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We are featured as one of the New York Times' top news stories of 2016! Take a look!
Copy and paste this URL into your browser: http://nyti.ms/2hWADwe
New York Times Science writers have picked the discovery of the Holocaust period escape tunnel, dug by the “Burning Brigade” in the Ponar forest of Lithuania, as one of the top science stories of 2016. The 34 meter tunnel was dug by hand over 76 nights by Jewish slaves assigned to burn 100,000 bodies at the Ponar extermination site (see earlier Facebook posts). The pro bono geophysical work was done by Dr. Alastair McClymont and Paul Bauman from the near surface geophysics group in Calgary, Alberta, under the direction of archaeologists from the University of Hartford, the Israel Antiquities Authority, and the Gaon Museum in Lithuania.
Besides the tunnel, we also identified the original Soviet fuel storage pit used for the mass burial of the initial 25,000 victims, the intact sub-levels of the “Great Synagogue” in Vilnius ransacked by the Nazis and later razed to the ground by the Soviets, and an individual and likely very significant grave inside the Rasu Prison that only 3 weeks ago was excavated and the tooth of a skeleton was removed, and is presently undergoing DNA analysis (more to come!).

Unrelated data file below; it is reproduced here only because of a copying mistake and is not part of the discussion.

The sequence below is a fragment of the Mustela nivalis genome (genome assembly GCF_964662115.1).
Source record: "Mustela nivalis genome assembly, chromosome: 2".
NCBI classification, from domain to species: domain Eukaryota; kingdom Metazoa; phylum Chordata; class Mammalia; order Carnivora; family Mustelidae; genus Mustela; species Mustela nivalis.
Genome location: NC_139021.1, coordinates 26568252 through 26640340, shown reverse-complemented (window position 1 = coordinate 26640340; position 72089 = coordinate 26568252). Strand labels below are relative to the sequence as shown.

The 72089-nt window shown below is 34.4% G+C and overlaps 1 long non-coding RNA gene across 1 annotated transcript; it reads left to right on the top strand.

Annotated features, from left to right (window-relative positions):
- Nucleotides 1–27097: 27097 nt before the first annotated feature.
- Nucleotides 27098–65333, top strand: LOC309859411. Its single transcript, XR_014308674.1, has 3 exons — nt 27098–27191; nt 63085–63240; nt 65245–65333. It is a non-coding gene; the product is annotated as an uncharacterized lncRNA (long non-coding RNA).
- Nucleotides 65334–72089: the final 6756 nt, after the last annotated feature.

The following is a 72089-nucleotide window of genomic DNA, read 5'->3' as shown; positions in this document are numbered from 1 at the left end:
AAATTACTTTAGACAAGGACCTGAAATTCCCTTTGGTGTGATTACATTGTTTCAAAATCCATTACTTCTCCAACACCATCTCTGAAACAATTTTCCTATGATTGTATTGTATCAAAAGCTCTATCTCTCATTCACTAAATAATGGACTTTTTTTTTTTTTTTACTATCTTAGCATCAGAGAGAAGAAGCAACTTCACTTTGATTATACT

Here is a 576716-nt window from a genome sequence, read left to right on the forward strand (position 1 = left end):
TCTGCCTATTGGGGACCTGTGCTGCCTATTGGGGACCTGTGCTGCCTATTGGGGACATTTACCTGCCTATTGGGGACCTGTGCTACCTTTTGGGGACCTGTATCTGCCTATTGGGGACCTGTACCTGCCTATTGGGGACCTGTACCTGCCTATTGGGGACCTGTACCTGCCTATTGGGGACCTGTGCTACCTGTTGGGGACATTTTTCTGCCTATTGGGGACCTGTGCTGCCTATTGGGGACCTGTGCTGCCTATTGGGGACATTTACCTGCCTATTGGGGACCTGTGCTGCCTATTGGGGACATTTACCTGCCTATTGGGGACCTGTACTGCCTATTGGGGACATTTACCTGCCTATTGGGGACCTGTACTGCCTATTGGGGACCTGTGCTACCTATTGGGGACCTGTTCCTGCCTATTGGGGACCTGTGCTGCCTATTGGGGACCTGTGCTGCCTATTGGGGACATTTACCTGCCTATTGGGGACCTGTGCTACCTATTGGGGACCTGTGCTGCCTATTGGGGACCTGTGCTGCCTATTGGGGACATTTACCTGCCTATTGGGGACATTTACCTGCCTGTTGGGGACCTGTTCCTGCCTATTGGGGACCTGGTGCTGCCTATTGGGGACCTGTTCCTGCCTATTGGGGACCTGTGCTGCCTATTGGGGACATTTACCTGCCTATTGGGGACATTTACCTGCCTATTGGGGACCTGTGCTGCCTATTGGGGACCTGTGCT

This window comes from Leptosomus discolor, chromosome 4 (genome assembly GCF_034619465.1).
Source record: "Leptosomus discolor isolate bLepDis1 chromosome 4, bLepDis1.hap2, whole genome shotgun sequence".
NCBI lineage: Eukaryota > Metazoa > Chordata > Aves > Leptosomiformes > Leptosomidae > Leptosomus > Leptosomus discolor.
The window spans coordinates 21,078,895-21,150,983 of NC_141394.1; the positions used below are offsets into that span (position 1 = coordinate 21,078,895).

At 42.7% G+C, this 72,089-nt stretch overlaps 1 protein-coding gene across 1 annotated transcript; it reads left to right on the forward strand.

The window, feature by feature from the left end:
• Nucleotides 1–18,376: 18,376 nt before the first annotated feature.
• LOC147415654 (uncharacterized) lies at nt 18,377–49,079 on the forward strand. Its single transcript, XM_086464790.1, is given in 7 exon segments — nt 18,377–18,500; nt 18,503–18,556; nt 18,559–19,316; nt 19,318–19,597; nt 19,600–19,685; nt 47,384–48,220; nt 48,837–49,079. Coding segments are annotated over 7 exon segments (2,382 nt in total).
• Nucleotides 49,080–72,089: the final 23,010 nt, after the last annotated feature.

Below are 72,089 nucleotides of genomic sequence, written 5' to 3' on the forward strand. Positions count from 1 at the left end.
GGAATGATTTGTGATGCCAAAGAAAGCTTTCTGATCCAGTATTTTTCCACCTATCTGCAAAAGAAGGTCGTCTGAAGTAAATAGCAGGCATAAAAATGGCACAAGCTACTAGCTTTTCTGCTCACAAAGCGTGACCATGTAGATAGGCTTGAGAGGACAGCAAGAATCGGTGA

Below is a link to an earlier interview with Paul Bauman by the National Post, the link to the original New York Times Science Section article, and the link to the recent top 2016 science article retrospective. Paul and Alastair will be back in Lithuania in July doing pro bono investigations at other mass burial sites, particularly in Kaunas, the capital of Lithuania during the period between World War I and World War II.
Unfortunately, and even tragically, the even more impressive and important water exploration pro bono work that 7 geophysicists (Erin Ernst, Randy Shinduke, Doug MacLean, Paul Bauman, Landon Woods, Coln Miazga, and Franklin Koch) from the Calgary office carried out in the Kakuma Refugee Camp and the Turkana Desert of northwest Kenya did not receive similar international media attention – though perhaps it will this year as the ongoing regional refugee crises become a worldwide calamity.
For the NY Times "Science News that Stuck with us in 2016", copy and paste this URL into your browser: